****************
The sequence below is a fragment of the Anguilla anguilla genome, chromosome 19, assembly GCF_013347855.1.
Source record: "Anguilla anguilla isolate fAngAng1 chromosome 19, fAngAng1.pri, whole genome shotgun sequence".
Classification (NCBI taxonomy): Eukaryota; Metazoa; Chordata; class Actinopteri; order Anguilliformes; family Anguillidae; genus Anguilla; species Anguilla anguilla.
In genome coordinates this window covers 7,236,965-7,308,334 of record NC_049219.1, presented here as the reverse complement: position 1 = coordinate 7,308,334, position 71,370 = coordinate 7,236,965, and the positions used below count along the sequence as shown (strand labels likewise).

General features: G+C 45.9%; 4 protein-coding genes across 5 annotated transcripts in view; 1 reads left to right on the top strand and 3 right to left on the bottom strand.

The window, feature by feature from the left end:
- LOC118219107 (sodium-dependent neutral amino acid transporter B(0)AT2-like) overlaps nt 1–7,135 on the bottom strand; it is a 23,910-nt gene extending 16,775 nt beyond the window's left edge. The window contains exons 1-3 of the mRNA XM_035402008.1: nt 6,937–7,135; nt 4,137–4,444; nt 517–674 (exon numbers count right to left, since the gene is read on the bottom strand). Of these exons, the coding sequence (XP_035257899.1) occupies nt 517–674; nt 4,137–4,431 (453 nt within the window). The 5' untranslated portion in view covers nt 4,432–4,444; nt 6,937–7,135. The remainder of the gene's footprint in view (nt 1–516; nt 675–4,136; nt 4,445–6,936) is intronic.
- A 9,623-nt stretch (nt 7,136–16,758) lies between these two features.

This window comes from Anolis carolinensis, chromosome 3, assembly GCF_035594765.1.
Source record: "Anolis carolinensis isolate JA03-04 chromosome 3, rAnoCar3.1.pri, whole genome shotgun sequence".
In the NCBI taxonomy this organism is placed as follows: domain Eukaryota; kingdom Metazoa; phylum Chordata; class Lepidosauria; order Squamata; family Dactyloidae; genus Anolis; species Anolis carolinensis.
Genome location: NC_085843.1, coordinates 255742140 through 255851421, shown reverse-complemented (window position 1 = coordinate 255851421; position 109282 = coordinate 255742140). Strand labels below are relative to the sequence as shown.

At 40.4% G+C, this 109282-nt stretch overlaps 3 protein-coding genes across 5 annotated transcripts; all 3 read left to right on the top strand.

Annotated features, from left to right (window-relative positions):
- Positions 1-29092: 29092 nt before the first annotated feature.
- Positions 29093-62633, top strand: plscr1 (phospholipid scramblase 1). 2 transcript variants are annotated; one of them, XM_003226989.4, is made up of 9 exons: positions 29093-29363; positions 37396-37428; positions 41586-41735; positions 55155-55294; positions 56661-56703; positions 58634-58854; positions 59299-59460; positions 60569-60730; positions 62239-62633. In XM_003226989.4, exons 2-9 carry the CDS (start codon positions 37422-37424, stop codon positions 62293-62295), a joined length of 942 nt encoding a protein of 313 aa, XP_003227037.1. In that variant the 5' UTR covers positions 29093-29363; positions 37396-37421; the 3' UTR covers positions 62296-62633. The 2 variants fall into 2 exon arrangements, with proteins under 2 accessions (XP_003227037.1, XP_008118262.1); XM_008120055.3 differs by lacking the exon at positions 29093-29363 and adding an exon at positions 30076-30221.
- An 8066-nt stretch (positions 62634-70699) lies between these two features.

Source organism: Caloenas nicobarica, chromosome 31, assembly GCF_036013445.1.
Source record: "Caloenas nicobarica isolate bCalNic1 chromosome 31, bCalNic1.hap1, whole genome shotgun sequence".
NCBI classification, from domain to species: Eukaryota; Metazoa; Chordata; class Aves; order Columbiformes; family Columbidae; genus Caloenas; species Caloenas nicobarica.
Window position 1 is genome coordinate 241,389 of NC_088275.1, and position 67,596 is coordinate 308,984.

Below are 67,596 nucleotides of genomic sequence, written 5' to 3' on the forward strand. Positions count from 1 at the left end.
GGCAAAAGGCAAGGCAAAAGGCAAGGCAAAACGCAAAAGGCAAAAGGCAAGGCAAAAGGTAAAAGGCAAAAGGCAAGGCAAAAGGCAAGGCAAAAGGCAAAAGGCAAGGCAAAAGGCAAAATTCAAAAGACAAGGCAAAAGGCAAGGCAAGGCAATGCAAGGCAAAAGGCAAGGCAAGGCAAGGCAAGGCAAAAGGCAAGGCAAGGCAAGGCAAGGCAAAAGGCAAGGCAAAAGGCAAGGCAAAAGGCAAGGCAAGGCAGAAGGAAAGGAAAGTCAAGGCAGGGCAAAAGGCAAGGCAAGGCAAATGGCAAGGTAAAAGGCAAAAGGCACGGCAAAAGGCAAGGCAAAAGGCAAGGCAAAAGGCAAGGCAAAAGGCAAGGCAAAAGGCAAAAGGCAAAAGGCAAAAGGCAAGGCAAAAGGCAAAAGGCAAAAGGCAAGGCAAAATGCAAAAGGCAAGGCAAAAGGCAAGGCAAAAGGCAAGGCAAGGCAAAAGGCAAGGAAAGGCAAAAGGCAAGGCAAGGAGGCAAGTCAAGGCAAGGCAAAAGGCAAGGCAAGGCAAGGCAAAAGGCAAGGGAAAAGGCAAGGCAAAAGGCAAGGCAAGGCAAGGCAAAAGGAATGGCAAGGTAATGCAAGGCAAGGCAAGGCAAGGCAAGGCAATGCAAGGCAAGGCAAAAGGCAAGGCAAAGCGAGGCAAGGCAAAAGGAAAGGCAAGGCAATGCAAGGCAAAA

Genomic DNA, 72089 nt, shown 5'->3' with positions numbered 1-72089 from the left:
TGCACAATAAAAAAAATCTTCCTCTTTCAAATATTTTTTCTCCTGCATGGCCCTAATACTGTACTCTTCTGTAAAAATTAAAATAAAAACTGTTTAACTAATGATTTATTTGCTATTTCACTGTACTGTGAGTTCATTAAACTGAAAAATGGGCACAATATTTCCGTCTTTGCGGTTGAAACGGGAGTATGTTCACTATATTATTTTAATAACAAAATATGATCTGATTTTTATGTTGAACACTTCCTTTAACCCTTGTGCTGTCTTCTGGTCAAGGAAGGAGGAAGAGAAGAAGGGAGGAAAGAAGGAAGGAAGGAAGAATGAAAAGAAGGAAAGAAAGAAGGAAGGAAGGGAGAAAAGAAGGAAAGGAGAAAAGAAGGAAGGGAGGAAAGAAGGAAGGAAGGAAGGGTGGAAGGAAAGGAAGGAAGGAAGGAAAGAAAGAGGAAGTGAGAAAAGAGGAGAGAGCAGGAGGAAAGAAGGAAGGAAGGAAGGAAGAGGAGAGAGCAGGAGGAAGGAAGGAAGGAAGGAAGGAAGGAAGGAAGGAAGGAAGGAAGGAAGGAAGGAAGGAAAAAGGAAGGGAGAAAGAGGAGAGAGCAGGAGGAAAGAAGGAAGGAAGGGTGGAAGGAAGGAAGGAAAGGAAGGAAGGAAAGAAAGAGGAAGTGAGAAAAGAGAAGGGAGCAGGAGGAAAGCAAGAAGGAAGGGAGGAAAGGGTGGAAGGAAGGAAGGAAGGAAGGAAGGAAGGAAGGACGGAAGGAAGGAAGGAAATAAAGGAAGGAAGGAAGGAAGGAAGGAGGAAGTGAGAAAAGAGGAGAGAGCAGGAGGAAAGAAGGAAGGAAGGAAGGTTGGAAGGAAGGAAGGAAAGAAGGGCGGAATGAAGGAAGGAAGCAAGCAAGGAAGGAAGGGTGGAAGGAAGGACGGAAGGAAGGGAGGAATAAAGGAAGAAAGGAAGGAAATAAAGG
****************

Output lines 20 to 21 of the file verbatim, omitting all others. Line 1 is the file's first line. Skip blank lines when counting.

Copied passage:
NCBI classification, from domain to species: Eukaryota; Metazoa; Chordata; class Aves; order Columbiformes; family Columbidae; genus Caloenas; species Caloenas nicobarica.
Window position 1 is genome coordinate 241,389 of NC_088275.1, and position 67,596 is coordinate 308,984.